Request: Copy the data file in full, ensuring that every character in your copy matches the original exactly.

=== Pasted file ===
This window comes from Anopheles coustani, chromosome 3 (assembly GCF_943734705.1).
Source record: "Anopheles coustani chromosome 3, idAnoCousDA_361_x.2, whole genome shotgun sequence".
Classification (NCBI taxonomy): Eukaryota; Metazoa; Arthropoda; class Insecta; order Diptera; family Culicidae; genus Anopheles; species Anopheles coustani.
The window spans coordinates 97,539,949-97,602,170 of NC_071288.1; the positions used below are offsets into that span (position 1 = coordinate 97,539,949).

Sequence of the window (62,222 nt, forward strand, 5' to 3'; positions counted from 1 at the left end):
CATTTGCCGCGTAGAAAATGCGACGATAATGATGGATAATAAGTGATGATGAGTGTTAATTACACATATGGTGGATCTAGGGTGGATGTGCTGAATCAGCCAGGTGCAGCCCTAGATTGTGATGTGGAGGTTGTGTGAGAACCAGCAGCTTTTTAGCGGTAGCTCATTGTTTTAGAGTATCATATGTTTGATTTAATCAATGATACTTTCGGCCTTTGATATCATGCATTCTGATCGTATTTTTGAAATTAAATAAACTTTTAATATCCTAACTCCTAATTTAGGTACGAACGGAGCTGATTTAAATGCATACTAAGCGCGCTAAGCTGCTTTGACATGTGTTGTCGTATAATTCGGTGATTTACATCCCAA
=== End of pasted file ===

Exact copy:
This window comes from Anopheles coustani, chromosome 3 (assembly GCF_943734705.1).
Source record: "Anopheles coustani chromosome 3, idAnoCousDA_361_x.2, whole genome shotgun sequence".
Classification (NCBI taxonomy): Eukaryota; Metazoa; Arthropoda; class Insecta; order Diptera; family Culicidae; genus Anopheles; species Anopheles coustani.
The window spans coordinates 97,539,949-97,602,170 of NC_071288.1; the positions used below are offsets into that span (position 1 = coordinate 97,539,949).

Sequence of the window (62,222 nt, forward strand, 5' to 3'; positions counted from 1 at the left end):
CATTTGCCGCGTAGAAAATGCGACGATAATGATGGATAATAAGTGATGATGAGTGTTAATTACACATATGGTGGATCTAGGGTGGATGTGCTGAATCAGCCAGGTGCAGCCCTAGATTGTGATGTGGAGGTTGTGTGAGAACCAGCAGCTTTTTAGCGGTAGCTCATTGTTTTAGAGTATCATATGTTTGATTTAATCAATGATACTTTCGGCCTTTGATATCATGCATTCTGATCGTATTTTTGAAATTAAATAAACTTTTAATATCCTAACTCCTAATTTAGGTACGAACGGAGCTGATTTAAATGCATACTAAGCGCGCTAAGCTGCTTTGACATGTGTTGTCGTATAATTCGGTGATTTACATCCCAA